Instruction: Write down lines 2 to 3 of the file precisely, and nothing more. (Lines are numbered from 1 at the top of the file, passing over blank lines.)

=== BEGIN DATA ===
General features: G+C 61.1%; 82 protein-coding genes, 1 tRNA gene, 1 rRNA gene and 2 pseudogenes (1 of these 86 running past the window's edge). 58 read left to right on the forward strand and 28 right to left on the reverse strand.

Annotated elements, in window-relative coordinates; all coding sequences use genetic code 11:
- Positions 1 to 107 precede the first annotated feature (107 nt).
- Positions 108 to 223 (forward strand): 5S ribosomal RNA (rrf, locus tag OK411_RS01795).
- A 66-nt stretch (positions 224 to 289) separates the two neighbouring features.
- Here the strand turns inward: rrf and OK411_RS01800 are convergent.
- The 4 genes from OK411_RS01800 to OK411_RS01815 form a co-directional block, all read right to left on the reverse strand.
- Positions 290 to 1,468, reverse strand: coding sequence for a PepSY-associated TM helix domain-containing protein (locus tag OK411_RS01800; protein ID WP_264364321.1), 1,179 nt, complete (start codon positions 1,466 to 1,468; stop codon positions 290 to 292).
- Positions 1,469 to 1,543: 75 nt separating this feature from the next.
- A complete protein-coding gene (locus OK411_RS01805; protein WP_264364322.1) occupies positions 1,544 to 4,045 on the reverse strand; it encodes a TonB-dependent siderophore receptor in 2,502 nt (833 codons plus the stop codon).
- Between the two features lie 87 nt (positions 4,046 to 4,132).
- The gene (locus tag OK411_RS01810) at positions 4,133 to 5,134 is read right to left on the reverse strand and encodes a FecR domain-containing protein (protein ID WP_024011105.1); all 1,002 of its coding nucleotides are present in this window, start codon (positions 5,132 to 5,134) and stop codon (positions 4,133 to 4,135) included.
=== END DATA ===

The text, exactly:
Annotated elements, in window-relative coordinates; all coding sequences use genetic code 11:
- Positions 1 to 107 precede the first annotated feature (107 nt).